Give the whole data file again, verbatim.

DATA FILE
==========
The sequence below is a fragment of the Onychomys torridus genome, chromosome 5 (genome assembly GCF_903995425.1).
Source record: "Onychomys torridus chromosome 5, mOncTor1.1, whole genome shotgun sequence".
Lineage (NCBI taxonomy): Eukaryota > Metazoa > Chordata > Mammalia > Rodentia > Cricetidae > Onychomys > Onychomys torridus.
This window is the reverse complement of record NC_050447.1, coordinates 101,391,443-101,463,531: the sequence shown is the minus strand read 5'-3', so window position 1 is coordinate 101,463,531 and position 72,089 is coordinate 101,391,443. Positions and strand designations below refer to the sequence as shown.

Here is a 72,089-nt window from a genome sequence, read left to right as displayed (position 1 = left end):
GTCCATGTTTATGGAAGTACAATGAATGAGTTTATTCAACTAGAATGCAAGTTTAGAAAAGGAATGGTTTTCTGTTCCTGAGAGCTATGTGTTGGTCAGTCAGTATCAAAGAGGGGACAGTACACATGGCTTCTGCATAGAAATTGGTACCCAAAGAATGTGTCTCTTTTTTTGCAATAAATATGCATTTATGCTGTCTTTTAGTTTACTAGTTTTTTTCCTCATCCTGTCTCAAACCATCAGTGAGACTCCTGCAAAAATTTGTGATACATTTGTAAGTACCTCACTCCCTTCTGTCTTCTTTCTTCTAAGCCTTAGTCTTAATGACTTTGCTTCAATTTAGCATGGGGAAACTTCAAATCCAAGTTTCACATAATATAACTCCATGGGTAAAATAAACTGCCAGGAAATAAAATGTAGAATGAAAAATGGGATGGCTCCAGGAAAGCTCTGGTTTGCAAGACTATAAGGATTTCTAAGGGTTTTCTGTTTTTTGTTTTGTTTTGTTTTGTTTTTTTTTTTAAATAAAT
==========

The sequence below is a fragment of the Onychomys torridus genome, chromosome 5 (genome assembly GCF_903995425.1).
Source record: "Onychomys torridus chromosome 5, mOncTor1.1, whole genome shotgun sequence".
Lineage (NCBI taxonomy): Eukaryota > Metazoa > Chordata > Mammalia > Rodentia > Cricetidae > Onychomys > Onychomys torridus.
This window is the reverse complement of record NC_050447.1, coordinates 101,391,443-101,463,531: the sequence shown is the minus strand read 5'-3', so window position 1 is coordinate 101,463,531 and position 72,089 is coordinate 101,391,443. Positions and strand designations below refer to the sequence as shown.

Here is a 72,089-nt window from a genome sequence, read left to right as displayed (position 1 = left end):
GTCCATGTTTATGGAAGTACAATGAATGAGTTTATTCAACTAGAATGCAAGTTTAGAAAAGGAATGGTTTTCTGTTCCTGAGAGCTATGTGTTGGTCAGTCAGTATCAAAGAGGGGACAGTACACATGGCTTCTGCATAGAAATTGGTACCCAAAGAATGTGTCTCTTTTTTTGCAATAAATATGCATTTATGCTGTCTTTTAGTTTACTAGTTTTTTTCCTCATCCTGTCTCAAACCATCAGTGAGACTCCTGCAAAAATTTGTGATACATTTGTAAGTACCTCACTCCCTTCTGTCTTCTTTCTTCTAAGCCTTAGTCTTAATGACTTTGCTTCAATTTAGCATGGGGAAACTTCAAATCCAAGTTTCACATAATATAACTCCATGGGTAAAATAAACTGCCAGGAAATAAAATGTAGAATGAAAAATGGGATGGCTCCAGGAAAGCTCTGGTTTGCAAGACTATAAGGATTTCTAAGGGTTTTCTGTTTTTTGTTTTGTTTTGTTTTGTTTTTTTTTTTAAATAAAT